With a focus on curbing conflict of interest, Warren County leaders are preparing to establish a Board of Ethics that would monitor the conduct of its employees.
The initiative is being pursued in conjunction with establishing a new county Code of Ethics & Disclosure Law that would replace the ethics regulations that are now in effect.
The draft regulations of the proposed law were distributed by Warren County Attorney Martin Auffredou at the county Personnel Committee meeting held Wednesday March 12. Auffredou said public hearings would likely be held on the proposed law later this year after it is endorsed by the county Board of Supervisors.
The proposed Ethics Board, consisting of five members, would review and investigate allegations of ethics breaches and conflicts of interest, as well as hold hearings on the incidences — and report findings to county officials.
The Ethics Board would also review and monitor financial disclosure statements, which are now required of all public officials, members of boards, county department managers, agency officials and county employees with consequential decision-making power. The Ethics Board would annually compile a list of people who would need to file such statements, and monitor compliance with the law.
Members of the Ethics Board could only be citizens considered independent of the Board of Supervisors, prohibiting any officer of a political party and all public officials from serving on the panel.
Also, Ethics Board members would be barred from making political contributions to public officials, and the majority of the members of the board could not represent one political party. The board members, however, would be appointed by the county Board of Supervisors.
The proposed Code of Ethics bars county employees from accepting gifts, or exerting influence on others for financial benefit. It also mandates that county officers, employees and elected officials make decisions on the basis of merit, with fairness and impartiality — giving no preference to anyone because of their wealth, position, or status.
The code also mandates that all county employees and officials refrain from any personal, private, financial, business or political activities that might undermine the public’s confidence in government, nor use their position for private gain — nor even give anyone that impression.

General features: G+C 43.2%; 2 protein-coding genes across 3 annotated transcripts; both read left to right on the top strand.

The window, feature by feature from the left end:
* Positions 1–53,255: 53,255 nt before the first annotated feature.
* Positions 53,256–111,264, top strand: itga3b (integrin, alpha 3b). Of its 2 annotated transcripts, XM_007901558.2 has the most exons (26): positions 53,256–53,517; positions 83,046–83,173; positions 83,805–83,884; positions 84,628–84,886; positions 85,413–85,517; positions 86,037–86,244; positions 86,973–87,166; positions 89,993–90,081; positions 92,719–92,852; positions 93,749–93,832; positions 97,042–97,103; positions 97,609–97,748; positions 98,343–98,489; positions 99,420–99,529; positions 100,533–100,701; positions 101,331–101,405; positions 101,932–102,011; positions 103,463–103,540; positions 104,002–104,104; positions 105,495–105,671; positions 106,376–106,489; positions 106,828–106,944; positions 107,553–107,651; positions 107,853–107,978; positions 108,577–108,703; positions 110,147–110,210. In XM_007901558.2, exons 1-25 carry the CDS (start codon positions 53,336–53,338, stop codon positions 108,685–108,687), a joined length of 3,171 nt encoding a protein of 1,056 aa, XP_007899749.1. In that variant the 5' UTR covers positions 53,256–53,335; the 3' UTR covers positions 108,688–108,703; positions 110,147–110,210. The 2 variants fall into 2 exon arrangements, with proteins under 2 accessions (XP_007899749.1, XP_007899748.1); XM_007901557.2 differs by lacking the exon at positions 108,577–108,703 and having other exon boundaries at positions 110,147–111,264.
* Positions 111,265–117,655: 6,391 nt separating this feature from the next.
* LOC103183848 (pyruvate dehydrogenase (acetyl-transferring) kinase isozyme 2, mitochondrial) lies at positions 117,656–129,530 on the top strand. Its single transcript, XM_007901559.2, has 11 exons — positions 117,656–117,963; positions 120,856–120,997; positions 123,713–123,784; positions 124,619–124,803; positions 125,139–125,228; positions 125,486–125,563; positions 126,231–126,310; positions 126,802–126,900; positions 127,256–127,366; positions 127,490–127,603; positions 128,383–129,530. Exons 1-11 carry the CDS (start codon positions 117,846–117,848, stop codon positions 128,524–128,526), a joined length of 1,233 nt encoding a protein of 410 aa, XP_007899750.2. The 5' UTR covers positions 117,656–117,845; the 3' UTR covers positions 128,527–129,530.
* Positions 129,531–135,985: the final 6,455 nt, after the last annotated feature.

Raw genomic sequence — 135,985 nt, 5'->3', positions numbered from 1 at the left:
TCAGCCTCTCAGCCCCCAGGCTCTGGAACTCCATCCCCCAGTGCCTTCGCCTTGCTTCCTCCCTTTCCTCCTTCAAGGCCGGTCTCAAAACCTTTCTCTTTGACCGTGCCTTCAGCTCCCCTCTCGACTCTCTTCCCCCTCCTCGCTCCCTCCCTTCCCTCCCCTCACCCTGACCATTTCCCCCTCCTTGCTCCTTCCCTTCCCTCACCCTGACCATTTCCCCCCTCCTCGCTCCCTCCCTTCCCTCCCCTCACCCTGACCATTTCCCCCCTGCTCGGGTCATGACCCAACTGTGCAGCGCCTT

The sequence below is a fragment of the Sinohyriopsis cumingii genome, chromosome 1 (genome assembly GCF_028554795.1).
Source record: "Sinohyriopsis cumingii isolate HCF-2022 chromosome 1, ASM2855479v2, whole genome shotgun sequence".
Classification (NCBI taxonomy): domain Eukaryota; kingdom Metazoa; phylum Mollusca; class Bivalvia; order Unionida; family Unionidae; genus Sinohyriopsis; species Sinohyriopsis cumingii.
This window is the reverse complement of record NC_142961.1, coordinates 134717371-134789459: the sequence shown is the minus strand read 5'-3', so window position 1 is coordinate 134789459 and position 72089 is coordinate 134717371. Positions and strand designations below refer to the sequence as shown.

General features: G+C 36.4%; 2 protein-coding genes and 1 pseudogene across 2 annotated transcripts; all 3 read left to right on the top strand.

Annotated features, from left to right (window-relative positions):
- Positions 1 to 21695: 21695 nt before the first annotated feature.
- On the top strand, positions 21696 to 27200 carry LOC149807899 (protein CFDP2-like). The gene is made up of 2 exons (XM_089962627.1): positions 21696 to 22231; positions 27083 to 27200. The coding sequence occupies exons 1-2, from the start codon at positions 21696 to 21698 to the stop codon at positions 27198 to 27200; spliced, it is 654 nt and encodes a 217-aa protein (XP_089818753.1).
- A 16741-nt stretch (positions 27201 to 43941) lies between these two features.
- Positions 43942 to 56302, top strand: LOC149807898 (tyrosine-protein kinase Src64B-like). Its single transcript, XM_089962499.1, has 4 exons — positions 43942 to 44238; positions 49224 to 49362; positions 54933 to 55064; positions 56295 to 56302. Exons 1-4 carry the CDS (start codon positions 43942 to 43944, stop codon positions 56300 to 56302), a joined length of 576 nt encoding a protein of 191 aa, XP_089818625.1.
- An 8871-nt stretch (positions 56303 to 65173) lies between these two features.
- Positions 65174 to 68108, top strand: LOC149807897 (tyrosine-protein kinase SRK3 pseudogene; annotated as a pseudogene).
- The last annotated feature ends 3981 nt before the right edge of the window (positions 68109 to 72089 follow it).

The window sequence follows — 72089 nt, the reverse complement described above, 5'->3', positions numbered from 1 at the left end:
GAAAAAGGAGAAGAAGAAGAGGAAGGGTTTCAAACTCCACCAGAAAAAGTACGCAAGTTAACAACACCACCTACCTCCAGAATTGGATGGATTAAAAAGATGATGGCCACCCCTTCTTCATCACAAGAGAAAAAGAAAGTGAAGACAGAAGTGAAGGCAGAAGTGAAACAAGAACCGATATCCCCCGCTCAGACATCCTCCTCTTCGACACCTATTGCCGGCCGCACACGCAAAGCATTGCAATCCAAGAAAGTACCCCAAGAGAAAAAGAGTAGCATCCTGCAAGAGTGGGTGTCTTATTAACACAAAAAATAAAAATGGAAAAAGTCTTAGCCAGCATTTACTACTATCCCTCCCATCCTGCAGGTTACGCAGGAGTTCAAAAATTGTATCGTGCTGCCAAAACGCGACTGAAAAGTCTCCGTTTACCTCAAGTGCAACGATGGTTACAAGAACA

The code also features provisions that prohibit nepotism. No person is to be employed in any county post if the employee would be under the supervision of a relative, directly or indirectly.
Violators of the Code of Ethics could be fined up to $1,000 in addition to other penalties imposed, including a civil forfeiture of a sum up to three times the value of the benefit improperly gained due to the violation. The proposed local law also calls for the termination of any officer or employee who is convicted of a Class A Misdemeanor in connection with violating the Code of Ethics. Also, violators would be liable to the government for any losses or increased costs to the county as a result of the violation.
This new code, 28 pages long, replaces one that was established in 1990 that is less than six pages in length.
Auffredou and others said a considerable amount of work was expended on developing the draft law.
“This new code would do a much better job of clarifying what’s a conflict of interest or not, what needs to be done with complaints -- and if there is a violation, what the consequences are,” Auffredou said. He added that the draft law was modeled after the Ethics Code of Essex County and other counties in New York State.
County Board of Supervisors Clerk Joan Sady said this week that she did not recall any formal ethics complaints during her 11 years of service in the county Board of Supervisor’s office.
Citizen activists including John Salvadore years ago had lobbied for a Board of Ethics to be established. This week, he applauded the expanded law that’s proposed.
Board of Supervisors Chairman Kevin Geraghty said that when he became Chairman of the Board of Supervisors in January 2013, he prioritized creating a Board of Ethics and revamping the Ethics Code, and then he and Dusek pursued these objectives.
“Revising the code and creating an Ethics Board was a priority for years, but it was ‘back-burnered,’ he said, noting the other challenges the county had been facing at the time.
County Administrator Paul Dusek said that merely one situation regarding the code of ethics was referred to county officials since 1990. It was well more than a decade ago when a county supervisor inquired about whether his son could apply for a loan through the county Local Development Corporation, he said.
Dusek continued that the new law is much more detailed, describing in detail conduct that’s allowed, and what’s not.
“The new law details many things that were formerly subject to interpretation,” he said. “There are a lot of gray areas in the old code.”
Dusek added the new code is based on the state’s model ethics code.
“The goal is to bolster the confidence of Warren County citizens have in their government,” he said.